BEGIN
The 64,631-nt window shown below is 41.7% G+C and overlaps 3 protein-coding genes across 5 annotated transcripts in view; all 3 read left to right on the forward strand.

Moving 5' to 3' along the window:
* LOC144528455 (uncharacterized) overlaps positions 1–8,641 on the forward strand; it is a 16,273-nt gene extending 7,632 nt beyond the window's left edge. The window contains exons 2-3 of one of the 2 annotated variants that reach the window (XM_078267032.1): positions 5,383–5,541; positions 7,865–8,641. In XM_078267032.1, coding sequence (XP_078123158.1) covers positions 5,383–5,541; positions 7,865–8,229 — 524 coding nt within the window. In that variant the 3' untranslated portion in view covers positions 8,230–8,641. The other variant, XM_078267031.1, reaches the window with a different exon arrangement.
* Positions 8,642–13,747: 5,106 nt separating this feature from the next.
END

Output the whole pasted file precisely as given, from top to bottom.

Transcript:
The 64,631-nt window shown below is 41.7% G+C and overlaps 3 protein-coding genes across 5 annotated transcripts in view; all 3 read left to right on the forward strand.

Moving 5' to 3' along the window:
* LOC144528455 (uncharacterized) overlaps positions 1–8,641 on the forward strand; it is a 16,273-nt gene extending 7,632 nt beyond the window's left edge. The window contains exons 2-3 of one of the 2 annotated variants that reach the window (XM_078267032.1): positions 5,383–5,541; positions 7,865–8,641. In XM_078267032.1, coding sequence (XP_078123158.1) covers positions 5,383–5,541; positions 7,865–8,229 — 524 coding nt within the window. In that variant the 3' untranslated portion in view covers positions 8,230–8,641. The other variant, XM_078267031.1, reaches the window with a different exon arrangement.
* Positions 8,642–13,747: 5,106 nt separating this feature from the next.